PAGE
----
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Tamar Hallerman

Key House Republican: Impact of Donald Trump on congressional races unclear

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Voters cast their ballots at a polling station at the Albright United Methodist Church in Milwaukee, April 5, 2016. On Tuesday, Wisconsin voters headed to the polls in both major-party nominating contests. (Hilary Swift/The New York Times)

Voters cast their ballots at a polling station in Milwaukee, Wis., on April 5, 2016. (Hilary Swift/The New York Times)

WASHINGTONThe head of the group tasked with defending and expanding the GOP’s majority in the U.S. House said the impact of anti-establishment presidential candidates such as Donald Trump on congressional races is still unclear.

But U.S. Rep. Greg Walden, the chairman of the National Republican Congressional Committee, noted the anger that’s been demonstrated on the presidential trail has yet to evict any House incumbents so far.

“Even with these elevated turnouts, nobody’s losing their primaries,” the Oregon Republican said at a roundtable with a small group of reporters Friday. “So if it was a ‘throw ’em all out’ (year), we would have seen some of that occur and we’re not seeing that occur. Nor do we even see a lot of evidence of tight primaries.”

Walden pointed out that at roughly this time in 2014, senior lawmakers Eric Cantor of Virginia, at the time the House majority leader, and Ralph Hall of Texas had lost their primaries.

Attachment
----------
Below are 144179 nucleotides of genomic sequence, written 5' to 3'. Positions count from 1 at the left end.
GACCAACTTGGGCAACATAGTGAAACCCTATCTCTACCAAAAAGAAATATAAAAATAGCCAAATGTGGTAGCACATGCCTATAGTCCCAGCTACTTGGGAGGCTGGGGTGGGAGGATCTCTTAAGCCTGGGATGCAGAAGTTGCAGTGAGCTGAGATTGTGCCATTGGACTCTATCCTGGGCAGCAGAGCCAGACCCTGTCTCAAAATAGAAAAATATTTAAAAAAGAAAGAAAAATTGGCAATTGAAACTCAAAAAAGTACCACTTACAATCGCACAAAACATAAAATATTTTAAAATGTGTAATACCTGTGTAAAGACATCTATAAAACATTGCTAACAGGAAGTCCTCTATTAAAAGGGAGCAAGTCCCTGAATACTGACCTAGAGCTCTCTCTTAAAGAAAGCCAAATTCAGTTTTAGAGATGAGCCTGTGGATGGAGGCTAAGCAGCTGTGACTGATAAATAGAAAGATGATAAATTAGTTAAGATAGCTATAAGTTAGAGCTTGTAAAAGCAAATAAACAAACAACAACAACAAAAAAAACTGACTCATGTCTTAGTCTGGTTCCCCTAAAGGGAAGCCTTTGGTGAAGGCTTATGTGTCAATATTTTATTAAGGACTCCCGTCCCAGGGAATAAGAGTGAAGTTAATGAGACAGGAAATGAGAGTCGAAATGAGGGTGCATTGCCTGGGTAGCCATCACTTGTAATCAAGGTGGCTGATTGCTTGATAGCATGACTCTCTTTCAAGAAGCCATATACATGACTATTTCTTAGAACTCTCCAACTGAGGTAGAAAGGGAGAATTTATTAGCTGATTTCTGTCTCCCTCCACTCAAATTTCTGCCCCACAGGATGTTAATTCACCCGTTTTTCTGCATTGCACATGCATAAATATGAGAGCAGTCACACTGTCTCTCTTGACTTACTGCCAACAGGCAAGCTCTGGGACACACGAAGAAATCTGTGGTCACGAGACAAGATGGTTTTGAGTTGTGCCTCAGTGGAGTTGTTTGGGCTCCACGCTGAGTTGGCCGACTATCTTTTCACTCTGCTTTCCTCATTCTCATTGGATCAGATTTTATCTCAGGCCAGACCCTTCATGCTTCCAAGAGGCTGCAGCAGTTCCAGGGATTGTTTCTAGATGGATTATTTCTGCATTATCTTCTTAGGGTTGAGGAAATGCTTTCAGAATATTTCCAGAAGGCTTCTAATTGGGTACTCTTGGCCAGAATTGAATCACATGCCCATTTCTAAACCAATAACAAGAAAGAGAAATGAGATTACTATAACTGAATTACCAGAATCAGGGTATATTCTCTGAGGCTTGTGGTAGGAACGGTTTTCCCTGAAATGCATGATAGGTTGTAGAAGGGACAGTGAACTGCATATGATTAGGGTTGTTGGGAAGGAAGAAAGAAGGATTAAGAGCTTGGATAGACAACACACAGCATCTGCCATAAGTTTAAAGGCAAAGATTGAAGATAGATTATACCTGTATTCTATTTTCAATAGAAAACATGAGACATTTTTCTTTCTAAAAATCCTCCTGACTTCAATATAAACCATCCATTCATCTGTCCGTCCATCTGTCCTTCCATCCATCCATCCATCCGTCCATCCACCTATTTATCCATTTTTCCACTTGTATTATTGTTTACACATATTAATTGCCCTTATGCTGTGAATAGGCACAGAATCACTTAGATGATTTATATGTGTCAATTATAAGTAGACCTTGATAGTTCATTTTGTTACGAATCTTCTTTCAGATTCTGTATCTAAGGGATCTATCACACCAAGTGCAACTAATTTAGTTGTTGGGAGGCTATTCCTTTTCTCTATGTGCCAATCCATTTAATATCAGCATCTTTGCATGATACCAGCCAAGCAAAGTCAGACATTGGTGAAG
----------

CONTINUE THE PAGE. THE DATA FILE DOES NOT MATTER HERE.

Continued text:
Walden attributed part of the phenomenon to the fact that this year voters can focus their dissatisfaction on the presidential contest, unlike 2010 and 2014 when the only outlet was the congressional races. He added that more of a presence at home has helped shield incumbents from much of the anti-Washington rhetoric that’s dominated the White House race.

“If the members are doing their jobs and they’re going back to their districts and answering their mail, they’re getting their message out and are actually working on problems that are local and of concern, you’ve developed such a rapport with the people, they don’t buy all this stuff that comes in on talk (radio) most of the time,” Walden said. “And I think that’s really the key.”

That rapport, however, has not been enough to stop many incumbents from Georgia’s deep-red congressional districts from feeling the heat this year for past votes deemed too pro-establishment or insufficiently conservative.

Many Democrats are banking that a November ballot with Trump — or, to a lesser extent, Ted Cruz — at the top could put states like Georgia in play for the party this year by pushing some Republicans to sit out and bringing Democratic constituencies such as minorities and women to the polls. But Walden said the NRCC is waiting until after the conventions before making any major bets on House races based on the remaining presidential candidates.

“It would be foolish to do our vote goals today and run your campaign off of those decisions because a lot is going to change after the convention,” said Walden, who also raised questions about the popularity of Hillary Clinton on the Democratic side.